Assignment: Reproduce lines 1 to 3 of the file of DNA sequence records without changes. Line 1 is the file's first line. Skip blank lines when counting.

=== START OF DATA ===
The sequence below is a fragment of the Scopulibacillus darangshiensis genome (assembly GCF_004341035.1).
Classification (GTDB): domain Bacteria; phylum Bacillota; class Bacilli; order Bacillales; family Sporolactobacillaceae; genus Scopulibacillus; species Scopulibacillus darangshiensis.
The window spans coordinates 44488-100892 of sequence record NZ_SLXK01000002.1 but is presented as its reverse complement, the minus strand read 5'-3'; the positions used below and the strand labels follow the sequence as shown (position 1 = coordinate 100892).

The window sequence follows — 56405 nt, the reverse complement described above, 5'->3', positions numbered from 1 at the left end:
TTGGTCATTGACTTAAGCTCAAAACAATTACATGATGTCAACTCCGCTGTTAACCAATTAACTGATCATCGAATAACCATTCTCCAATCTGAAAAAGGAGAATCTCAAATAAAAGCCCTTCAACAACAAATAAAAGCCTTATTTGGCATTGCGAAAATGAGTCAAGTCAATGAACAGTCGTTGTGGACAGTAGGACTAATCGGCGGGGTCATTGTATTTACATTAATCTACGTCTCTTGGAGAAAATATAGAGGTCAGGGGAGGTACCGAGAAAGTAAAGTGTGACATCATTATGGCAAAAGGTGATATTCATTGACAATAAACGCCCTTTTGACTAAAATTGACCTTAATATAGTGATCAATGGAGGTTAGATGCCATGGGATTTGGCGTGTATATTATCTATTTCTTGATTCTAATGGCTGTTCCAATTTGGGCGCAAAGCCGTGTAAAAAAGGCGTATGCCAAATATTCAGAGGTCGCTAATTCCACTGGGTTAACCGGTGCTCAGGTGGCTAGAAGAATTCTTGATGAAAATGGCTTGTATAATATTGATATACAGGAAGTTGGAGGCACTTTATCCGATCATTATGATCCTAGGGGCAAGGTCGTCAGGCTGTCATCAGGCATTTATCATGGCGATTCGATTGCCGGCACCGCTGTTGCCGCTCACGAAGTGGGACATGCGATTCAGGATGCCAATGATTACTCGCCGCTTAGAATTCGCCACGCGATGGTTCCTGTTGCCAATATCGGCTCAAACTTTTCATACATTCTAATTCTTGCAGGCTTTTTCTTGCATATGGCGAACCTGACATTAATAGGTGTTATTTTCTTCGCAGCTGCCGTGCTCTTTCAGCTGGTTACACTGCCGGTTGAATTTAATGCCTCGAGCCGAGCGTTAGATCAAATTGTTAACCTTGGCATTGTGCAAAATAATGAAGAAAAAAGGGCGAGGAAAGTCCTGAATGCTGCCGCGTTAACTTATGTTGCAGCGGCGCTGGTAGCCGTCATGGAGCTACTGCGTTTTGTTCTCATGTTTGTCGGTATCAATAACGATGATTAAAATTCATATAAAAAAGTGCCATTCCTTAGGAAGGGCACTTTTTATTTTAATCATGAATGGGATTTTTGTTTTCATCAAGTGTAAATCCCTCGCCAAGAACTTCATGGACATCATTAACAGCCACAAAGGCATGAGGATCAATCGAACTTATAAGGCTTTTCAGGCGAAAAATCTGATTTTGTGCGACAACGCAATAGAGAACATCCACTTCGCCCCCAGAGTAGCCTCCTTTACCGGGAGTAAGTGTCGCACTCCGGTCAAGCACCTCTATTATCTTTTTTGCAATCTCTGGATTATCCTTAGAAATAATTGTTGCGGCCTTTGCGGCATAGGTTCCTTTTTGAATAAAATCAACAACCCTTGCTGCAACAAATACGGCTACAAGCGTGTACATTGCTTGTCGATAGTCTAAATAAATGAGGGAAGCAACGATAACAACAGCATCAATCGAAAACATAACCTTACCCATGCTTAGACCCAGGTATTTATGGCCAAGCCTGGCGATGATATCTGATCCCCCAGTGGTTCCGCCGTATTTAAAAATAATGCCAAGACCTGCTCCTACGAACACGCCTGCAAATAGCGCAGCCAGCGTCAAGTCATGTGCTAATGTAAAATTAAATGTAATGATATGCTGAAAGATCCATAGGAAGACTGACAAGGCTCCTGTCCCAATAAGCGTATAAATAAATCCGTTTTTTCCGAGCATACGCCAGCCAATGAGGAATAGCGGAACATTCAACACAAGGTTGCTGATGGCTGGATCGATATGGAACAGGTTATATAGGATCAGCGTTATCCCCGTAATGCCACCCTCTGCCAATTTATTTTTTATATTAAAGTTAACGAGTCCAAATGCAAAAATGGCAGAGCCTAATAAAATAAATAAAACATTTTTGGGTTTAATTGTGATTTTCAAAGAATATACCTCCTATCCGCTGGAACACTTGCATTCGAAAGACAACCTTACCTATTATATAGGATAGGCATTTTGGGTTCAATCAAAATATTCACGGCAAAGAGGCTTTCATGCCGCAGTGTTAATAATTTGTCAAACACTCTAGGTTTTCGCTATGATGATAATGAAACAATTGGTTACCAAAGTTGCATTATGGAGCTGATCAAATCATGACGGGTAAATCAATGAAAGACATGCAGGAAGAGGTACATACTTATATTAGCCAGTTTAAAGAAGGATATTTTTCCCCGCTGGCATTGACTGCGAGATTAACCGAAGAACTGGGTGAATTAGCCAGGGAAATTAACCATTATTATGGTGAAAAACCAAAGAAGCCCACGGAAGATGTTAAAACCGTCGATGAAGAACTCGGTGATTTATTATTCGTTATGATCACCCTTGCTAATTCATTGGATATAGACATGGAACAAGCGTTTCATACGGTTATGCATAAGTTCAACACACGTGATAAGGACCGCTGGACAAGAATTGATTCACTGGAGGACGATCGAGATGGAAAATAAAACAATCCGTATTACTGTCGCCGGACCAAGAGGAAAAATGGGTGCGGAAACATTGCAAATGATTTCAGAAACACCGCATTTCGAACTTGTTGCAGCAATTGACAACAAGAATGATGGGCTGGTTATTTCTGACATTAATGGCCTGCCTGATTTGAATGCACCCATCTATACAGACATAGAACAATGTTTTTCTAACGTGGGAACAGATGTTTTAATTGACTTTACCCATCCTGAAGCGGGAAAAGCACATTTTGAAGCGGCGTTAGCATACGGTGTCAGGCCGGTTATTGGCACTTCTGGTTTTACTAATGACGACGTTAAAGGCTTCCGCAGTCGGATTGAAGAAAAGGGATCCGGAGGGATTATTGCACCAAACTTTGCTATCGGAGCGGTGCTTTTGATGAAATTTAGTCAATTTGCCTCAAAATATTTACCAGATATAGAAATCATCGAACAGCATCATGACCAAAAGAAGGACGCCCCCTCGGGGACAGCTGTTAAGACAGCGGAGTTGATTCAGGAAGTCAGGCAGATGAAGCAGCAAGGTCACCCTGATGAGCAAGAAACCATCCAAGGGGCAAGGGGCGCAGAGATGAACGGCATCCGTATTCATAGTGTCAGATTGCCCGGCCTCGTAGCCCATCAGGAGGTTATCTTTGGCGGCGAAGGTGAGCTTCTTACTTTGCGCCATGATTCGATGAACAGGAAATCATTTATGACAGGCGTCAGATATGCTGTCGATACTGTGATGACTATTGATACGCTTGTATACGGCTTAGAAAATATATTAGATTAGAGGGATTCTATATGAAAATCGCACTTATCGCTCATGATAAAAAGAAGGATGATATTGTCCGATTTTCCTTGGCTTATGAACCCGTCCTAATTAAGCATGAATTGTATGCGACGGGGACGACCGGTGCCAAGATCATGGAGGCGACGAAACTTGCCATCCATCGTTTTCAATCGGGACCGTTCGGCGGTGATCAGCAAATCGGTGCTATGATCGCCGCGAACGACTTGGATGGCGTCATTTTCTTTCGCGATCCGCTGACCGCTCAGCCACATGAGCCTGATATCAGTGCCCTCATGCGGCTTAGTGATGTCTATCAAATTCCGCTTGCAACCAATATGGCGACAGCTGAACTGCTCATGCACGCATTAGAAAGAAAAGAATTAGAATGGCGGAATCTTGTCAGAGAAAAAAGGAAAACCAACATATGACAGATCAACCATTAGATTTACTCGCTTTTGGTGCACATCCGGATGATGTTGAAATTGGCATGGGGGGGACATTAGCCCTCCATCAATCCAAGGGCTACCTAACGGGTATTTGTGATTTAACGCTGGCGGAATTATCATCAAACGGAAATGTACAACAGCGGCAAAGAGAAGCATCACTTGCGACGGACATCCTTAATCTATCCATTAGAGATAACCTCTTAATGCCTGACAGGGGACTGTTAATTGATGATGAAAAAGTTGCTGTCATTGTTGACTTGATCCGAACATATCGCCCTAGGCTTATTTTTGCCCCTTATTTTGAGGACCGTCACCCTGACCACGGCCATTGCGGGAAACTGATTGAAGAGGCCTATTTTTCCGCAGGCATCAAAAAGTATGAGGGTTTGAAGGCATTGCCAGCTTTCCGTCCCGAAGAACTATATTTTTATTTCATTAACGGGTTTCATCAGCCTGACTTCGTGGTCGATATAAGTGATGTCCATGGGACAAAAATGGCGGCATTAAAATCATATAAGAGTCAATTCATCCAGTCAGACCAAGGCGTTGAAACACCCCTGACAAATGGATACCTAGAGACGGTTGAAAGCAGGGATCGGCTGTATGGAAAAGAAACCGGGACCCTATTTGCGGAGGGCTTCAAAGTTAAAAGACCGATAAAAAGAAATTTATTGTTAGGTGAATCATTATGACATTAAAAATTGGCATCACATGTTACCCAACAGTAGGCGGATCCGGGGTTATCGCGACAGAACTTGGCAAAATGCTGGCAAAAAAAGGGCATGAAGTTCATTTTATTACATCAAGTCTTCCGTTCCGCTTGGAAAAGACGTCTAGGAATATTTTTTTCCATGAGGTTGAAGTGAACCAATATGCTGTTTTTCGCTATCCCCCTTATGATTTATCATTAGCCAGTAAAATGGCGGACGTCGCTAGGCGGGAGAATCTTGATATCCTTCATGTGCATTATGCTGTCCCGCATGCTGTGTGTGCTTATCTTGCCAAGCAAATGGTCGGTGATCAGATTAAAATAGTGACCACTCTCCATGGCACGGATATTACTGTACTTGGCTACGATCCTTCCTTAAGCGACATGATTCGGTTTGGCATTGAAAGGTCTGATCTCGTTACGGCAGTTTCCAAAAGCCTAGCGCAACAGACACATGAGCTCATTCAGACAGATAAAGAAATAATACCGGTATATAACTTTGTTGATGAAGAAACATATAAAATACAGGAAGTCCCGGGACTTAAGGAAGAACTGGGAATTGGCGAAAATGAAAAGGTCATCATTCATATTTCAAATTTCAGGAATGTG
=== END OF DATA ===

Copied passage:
The sequence below is a fragment of the Scopulibacillus darangshiensis genome (assembly GCF_004341035.1).
Classification (GTDB): domain Bacteria; phylum Bacillota; class Bacilli; order Bacillales; family Sporolactobacillaceae; genus Scopulibacillus; species Scopulibacillus darangshiensis.
The window spans coordinates 44488-100892 of sequence record NZ_SLXK01000002.1 but is presented as its reverse complement, the minus strand read 5'-3'; the positions used below and the strand labels follow the sequence as shown (position 1 = coordinate 100892).